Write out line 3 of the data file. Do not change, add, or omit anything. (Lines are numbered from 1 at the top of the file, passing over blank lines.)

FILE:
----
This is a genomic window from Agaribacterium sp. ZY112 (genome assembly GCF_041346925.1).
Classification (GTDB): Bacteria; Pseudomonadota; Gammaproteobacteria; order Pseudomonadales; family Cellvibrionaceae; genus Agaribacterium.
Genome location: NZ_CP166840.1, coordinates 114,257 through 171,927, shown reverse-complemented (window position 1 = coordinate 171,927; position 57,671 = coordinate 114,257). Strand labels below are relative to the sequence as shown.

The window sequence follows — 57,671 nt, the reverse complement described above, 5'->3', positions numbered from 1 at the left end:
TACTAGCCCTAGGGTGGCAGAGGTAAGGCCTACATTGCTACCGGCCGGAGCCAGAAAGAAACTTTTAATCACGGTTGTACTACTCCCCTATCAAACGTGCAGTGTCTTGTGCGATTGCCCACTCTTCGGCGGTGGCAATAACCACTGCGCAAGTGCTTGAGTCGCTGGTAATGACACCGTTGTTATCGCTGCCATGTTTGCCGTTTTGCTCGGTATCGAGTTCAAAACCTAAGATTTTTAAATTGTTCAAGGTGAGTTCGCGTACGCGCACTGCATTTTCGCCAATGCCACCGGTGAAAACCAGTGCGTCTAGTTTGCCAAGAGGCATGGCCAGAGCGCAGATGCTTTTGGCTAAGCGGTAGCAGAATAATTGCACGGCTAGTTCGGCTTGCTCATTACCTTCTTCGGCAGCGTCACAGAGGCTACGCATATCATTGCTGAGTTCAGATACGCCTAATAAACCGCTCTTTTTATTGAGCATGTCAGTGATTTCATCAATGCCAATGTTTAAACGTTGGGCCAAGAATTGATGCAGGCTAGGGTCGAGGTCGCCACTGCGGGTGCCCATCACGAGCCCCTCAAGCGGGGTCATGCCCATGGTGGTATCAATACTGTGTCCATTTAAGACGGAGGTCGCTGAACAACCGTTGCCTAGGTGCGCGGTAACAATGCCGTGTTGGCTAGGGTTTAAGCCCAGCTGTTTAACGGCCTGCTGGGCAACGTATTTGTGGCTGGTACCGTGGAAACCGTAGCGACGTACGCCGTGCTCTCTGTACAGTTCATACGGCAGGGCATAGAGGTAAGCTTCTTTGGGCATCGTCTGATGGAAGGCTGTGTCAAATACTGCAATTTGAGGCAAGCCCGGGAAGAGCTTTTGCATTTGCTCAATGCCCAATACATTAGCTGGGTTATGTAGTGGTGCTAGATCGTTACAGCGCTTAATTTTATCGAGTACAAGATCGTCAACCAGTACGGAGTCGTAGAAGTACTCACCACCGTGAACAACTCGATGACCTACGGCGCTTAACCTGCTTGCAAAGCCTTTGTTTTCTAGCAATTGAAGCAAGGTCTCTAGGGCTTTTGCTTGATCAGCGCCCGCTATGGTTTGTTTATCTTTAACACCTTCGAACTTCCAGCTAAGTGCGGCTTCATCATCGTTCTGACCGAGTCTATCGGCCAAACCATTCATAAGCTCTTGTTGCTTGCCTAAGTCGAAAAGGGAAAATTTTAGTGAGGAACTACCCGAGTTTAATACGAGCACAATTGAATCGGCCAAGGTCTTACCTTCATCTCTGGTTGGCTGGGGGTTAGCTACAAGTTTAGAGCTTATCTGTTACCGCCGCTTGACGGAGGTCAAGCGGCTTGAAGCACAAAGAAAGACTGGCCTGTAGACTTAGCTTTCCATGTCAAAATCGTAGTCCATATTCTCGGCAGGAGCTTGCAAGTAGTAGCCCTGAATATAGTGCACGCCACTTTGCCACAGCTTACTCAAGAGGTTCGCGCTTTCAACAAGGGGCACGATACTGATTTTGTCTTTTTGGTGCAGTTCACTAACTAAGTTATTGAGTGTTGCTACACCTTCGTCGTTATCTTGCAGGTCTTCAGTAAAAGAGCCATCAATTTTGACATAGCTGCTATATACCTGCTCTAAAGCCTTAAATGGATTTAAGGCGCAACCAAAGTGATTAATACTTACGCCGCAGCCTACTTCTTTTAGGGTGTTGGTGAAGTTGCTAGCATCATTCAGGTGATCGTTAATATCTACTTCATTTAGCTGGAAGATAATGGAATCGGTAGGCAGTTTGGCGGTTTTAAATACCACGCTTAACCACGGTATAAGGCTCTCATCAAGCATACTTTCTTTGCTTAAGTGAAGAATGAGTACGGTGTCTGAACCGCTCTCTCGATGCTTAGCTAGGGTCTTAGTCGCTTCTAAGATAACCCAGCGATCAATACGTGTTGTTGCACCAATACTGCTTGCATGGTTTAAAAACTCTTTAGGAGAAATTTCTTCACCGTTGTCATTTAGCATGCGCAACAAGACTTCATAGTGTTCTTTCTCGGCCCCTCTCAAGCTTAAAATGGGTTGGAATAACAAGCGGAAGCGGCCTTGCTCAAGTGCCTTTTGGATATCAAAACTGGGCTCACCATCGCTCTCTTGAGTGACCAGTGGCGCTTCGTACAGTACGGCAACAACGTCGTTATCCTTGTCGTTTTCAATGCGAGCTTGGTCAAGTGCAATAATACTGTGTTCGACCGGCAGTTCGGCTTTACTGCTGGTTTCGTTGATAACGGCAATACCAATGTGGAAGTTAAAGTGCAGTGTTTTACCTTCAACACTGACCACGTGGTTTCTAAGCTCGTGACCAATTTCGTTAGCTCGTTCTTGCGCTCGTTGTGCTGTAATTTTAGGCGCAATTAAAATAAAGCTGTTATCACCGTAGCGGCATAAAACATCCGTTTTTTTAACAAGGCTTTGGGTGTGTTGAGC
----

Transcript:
Genome location: NZ_CP166840.1, coordinates 114,257 through 171,927, shown reverse-complemented (window position 1 = coordinate 171,927; position 57,671 = coordinate 114,257). Strand labels below are relative to the sequence as shown.